Published: May 29, 2012
Historians say that wine and beer have been around for about 9,000 years. The two venerable beverages seem eternally popular everywhere, with new wineries and craft breweries popping up around the United States especially in recent years.
Celebrating the joys of wine and beer, two fascinating exhibitions have been mounted. “Uncorked! Wine, Objects & Tradition” at Winterthur Museum, Garden and Library through January 6, utilizes more than 300 objects to trace how wine was marketed, consumed and enjoyed in America and Britain, 1500‱950. “Beer Here: Brewing New York’s History” at New-York Historical Society through September 2, surveys the saga of the social, economic, political and technological production and consumption of beer and ale in Gotham over the last 350 years.
At Winterthur, an impressive range of items associated with wine drinking †from wineglasses and cellarettes to song sheets and paintings †attest to the love of wine on both sides of the Atlantic. Winterthur’s senior curator of ceramics and glass Leslie Grigsby has organized the show around six themes in this delightfully broad display.
“Classical References” highlights links between Greek and Roman wine vessels and deities and designs of later wares. Eighteenth Century English Wedgwood vases were often decorated with grape and grapevine motifs. Images of Bacchus, the god of grape harvests and pioneer winemaker, frequently ornamented wine-related accessories.
“The Business of Wine” section examines how wine and related objects were bought or sold. While wealthy consumers sometimes purchased wines from wholesalers, retailers or overseas agents, until the 1750s taverns played major roles in distributing wine to the general public. Thereafter, wine stores began to dominate off-premises wine and spirits trade. Merchants often used images of glasses of wine to add elegance to messages in trade cards
The largest section, “Consumption & Equipage,” focuses on vessels associated with specific types of wine, settings where wine was consumed and wine’s role in social life. Early in America’s history, European wines were most popular, with preferences depending on wine availability, cultural associations and pocketbook. Glasses, decanters and other wine equipment were imported until well after the Revolutionary War. As incomes increased, manufacturers offered a broader range of goods at different prices. Consumers who once could afford only a single set of wineglasses could purchase a greater variety of sizes, shapes and styles. The affluent could also acquire specialized furniture to store drinking vessels, such as cellarettes, or bottle chests, with compartments for various types of beverage bottles and glasses.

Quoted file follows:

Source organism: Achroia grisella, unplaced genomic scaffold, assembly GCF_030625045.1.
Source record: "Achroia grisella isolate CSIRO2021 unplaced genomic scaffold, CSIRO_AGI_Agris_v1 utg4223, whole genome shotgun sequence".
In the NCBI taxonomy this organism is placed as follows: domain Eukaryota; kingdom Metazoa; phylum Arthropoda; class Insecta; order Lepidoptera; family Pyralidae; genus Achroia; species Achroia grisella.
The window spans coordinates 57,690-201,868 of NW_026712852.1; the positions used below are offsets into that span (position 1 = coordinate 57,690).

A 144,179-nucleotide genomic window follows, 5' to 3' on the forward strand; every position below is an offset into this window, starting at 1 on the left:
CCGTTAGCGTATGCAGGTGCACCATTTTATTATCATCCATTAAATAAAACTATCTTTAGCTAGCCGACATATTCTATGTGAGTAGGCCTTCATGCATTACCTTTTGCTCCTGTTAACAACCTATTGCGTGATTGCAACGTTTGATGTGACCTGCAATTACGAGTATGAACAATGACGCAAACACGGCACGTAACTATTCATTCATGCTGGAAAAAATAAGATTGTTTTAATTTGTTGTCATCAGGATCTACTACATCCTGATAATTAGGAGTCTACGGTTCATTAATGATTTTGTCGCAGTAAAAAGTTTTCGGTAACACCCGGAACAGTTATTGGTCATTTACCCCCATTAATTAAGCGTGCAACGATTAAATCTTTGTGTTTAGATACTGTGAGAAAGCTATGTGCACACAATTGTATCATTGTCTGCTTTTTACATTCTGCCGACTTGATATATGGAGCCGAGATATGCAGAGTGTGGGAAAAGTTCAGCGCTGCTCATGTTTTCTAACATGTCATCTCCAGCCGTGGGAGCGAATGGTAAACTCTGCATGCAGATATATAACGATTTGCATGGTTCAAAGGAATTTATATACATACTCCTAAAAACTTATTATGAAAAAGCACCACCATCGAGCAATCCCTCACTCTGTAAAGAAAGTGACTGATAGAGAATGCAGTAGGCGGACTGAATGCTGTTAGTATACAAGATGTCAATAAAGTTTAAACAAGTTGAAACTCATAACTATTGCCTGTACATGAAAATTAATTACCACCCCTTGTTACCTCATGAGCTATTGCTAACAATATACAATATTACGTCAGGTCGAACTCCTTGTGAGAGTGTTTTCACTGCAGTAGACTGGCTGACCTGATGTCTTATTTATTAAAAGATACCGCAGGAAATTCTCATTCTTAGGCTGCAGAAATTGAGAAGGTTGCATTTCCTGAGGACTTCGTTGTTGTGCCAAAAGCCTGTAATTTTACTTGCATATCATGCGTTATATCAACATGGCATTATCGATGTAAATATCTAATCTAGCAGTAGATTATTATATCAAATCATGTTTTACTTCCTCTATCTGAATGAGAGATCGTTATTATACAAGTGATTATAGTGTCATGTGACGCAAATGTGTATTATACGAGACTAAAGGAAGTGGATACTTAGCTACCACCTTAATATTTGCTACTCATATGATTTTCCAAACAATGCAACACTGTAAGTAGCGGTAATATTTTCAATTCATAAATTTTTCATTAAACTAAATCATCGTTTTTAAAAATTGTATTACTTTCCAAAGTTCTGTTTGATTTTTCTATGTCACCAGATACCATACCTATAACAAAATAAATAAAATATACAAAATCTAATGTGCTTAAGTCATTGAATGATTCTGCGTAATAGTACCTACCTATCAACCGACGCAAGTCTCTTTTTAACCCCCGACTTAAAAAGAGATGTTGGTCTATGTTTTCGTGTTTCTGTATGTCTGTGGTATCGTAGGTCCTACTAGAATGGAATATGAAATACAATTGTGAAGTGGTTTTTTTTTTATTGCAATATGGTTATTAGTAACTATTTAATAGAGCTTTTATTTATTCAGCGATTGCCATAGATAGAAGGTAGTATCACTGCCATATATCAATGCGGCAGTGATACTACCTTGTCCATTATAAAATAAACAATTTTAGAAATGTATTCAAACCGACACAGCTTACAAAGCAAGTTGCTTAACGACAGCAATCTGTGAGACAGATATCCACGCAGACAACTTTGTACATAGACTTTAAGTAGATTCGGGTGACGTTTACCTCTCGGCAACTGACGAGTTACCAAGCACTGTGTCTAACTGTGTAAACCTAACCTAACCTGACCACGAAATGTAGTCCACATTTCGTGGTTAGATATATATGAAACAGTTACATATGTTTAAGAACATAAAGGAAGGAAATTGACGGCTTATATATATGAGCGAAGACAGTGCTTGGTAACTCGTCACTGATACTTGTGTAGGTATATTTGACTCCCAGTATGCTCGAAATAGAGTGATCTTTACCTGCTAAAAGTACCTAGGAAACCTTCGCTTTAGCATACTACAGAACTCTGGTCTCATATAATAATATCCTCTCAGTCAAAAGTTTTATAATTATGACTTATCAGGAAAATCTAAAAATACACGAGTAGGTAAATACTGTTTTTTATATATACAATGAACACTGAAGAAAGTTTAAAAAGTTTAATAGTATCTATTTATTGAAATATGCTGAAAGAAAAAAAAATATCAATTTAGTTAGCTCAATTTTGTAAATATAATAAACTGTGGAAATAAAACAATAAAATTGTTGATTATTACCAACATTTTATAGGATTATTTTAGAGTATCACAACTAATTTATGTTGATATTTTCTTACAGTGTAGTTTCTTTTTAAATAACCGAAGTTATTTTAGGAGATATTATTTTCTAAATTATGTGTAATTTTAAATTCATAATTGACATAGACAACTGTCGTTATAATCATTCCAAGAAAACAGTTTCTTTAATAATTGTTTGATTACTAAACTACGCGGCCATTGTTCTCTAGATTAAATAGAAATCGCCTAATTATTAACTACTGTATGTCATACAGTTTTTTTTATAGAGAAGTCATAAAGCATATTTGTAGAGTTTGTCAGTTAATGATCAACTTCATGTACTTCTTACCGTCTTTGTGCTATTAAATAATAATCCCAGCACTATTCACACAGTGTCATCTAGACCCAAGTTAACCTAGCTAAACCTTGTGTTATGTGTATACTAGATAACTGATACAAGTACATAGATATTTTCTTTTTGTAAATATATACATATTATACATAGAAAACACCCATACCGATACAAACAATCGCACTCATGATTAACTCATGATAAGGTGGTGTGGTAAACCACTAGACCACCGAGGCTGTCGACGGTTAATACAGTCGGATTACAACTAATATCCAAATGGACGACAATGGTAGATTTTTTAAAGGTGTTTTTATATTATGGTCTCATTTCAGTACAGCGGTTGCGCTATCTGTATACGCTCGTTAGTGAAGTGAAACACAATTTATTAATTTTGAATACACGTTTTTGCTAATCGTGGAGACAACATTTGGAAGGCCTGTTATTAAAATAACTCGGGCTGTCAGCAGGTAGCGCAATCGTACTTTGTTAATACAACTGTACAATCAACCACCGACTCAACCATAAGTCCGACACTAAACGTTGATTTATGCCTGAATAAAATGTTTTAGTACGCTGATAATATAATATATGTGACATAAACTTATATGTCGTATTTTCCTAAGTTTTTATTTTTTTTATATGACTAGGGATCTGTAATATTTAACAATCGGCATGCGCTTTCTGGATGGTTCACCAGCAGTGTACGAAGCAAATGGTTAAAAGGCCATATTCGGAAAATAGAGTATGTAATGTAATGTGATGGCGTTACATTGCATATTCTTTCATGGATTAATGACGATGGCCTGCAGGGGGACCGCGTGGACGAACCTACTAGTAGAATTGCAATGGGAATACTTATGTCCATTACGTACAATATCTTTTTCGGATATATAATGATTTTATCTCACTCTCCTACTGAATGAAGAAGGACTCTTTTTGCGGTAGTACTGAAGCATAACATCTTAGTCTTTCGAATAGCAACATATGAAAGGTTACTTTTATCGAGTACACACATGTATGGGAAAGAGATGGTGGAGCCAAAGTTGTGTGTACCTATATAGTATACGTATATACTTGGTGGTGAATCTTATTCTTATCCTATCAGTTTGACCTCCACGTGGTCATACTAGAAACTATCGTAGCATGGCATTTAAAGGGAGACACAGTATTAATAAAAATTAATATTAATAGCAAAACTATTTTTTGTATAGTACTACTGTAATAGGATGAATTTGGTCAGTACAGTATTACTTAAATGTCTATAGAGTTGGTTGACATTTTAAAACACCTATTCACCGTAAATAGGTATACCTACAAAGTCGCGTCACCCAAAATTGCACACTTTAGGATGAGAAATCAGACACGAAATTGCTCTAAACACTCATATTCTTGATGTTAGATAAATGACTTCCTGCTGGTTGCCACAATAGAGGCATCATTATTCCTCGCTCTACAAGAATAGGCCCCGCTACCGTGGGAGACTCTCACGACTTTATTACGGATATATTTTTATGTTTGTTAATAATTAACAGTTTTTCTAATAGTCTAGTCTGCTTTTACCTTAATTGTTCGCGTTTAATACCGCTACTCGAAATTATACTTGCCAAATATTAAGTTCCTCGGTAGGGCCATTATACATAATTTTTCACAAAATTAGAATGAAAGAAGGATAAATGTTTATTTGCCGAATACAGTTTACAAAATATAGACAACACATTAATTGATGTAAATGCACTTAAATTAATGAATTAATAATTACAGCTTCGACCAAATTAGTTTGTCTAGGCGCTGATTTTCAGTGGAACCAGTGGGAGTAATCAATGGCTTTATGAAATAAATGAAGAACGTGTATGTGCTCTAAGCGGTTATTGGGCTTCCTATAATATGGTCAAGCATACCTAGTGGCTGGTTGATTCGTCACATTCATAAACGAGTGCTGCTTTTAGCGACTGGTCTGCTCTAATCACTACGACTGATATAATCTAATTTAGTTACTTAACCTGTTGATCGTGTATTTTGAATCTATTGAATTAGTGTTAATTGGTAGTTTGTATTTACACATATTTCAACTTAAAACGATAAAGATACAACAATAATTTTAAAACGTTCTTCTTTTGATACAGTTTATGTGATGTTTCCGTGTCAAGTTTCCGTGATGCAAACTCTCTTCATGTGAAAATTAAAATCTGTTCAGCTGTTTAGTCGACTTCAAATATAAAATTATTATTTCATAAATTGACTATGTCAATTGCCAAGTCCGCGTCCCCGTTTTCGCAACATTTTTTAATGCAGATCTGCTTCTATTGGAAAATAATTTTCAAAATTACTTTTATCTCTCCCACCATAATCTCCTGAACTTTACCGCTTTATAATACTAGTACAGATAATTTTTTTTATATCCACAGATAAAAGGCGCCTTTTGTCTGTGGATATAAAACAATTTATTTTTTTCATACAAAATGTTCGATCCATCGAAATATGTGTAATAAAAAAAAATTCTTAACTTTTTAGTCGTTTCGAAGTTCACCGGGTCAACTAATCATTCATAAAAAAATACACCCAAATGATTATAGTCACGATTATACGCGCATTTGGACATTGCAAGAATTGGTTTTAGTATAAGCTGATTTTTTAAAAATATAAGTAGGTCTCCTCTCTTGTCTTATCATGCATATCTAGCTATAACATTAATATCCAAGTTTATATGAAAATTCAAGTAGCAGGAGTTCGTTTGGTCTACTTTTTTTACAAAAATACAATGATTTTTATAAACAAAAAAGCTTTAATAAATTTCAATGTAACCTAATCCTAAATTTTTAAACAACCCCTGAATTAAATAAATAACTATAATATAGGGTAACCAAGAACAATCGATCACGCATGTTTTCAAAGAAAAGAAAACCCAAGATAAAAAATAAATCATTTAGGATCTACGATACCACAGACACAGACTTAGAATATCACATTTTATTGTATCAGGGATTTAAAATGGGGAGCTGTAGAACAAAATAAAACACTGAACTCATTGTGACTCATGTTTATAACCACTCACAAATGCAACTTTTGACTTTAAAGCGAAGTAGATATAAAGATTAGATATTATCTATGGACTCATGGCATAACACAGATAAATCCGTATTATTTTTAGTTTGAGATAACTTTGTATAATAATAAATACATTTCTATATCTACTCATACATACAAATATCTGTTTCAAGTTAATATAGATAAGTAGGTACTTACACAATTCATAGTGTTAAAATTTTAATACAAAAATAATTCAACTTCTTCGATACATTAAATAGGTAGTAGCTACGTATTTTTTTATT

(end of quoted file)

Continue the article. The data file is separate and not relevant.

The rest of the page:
To attract increasingly sophisticated consumers, bottles and decanters sold in England and America were embellished with the names of particular wines †Madeira, claret and sherry †engraved, painted in enamel or inscribed on hanging labels. Cruciform, or cross-shaped, carafes were molded to maximize surface areas for chilling, as exemplified by an early Eighteenth Century glass example from England. A great variety of stemware in glass, ceramics and wood became available to consumers from the Seventeenth through the Nineteenth Centuries.
For those who wished to go out for a drink, a variety of public houses were available in cities or along important roads and waterways. Taverns sold wine, spirits and food. Inns often served wine, beer, ale, cider and food, and offered overnight accommodations for humans and horses.
Whether in taverns, inns or homes, alcoholic beverages were associated with card playing, board games or formed the centerpiece of entertainments themselves. “Puzzle jugs,” pierced strategically to make them challenges to drink from, as well as mugs and pitchers with holes that spilled on drinkers, were much like today’s “dribble cups.”
“Politics, Patriotism & Taxes” surveys the manner in which war, politics, taxes and trade agreements influenced the types and quantities of wines and wine-related items available in England and America. In the colonial era, British monarchs and George Washington were favored subjects on wine wares on respective sides of the Atlantic.
Reflecting wine’s traditional part in religious observances, the “Religion” section displays vessels made for church ceremonies, notably silver and pewter communion services, including beakers, chalices and flagons. Of particular interest is a silver communion wine tankard made by leading colonial silversmith Paul Revere. Items made for the home depicted biblical themes or satirized churchmen showing more interest in luxurious lifestyles than in spiritual matters.
The final section, “Temperance,” illustrates varied efforts over time to reduce drunkenness. Hardly a Twentieth Century phenomenon, they date to early times when people promoted abstinence or at least moderation in alcoholic beverage consumption.
Starting with ancient Greek and Roman writings, enlightened leaders suggested it was crude and uncivilized to become inebriated. When such distilled spirits as gin and whiskey became cheaper and more widely available after the early 1700s, heavy drinking increased among the poor, who had traditionally drunk beer and ale, which were lower in alcohol content. “Some temperance groups,” says curator Grigsby, “even praised beer and ale as healthier alternatives to spirits!”
By the early Nineteenth Century, board games were devised to teach alcohol morality to children, and temperance plays, most famously Ten Nights in a Bar-Room , starting around midcentury, dramatized the evils of drink and the virtues of temperance.